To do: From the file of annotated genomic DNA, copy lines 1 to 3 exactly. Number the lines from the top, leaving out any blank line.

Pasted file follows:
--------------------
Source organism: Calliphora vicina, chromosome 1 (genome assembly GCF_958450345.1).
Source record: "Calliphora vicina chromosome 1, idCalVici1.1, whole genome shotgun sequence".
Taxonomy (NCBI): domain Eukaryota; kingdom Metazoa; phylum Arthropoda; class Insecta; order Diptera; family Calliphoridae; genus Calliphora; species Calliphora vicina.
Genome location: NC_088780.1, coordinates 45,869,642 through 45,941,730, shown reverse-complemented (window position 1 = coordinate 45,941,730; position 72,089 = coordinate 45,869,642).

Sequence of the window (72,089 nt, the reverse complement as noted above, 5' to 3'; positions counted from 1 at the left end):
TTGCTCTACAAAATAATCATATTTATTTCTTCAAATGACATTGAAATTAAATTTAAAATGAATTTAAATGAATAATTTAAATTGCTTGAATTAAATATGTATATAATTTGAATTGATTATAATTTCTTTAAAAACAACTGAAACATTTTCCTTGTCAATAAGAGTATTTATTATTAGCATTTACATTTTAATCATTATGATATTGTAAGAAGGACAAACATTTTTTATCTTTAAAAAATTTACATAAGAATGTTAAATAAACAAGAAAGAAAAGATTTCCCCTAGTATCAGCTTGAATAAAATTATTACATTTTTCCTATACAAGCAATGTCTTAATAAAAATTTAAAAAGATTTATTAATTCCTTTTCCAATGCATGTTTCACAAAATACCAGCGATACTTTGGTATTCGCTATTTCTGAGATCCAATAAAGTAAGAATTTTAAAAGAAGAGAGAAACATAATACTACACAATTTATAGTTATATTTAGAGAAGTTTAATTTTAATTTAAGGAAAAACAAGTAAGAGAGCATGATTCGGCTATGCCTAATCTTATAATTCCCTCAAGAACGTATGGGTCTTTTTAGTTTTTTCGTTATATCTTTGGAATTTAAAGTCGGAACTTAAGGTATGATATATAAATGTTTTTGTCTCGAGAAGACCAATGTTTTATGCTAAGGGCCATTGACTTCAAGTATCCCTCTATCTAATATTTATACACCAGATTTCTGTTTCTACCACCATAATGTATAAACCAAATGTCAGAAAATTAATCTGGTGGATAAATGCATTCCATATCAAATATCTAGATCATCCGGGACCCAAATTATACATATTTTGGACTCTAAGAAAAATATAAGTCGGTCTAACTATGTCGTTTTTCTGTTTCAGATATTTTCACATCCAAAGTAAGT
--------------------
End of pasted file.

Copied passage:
Source organism: Calliphora vicina, chromosome 1 (genome assembly GCF_958450345.1).
Source record: "Calliphora vicina chromosome 1, idCalVici1.1, whole genome shotgun sequence".
Taxonomy (NCBI): domain Eukaryota; kingdom Metazoa; phylum Arthropoda; class Insecta; order Diptera; family Calliphoridae; genus Calliphora; species Calliphora vicina.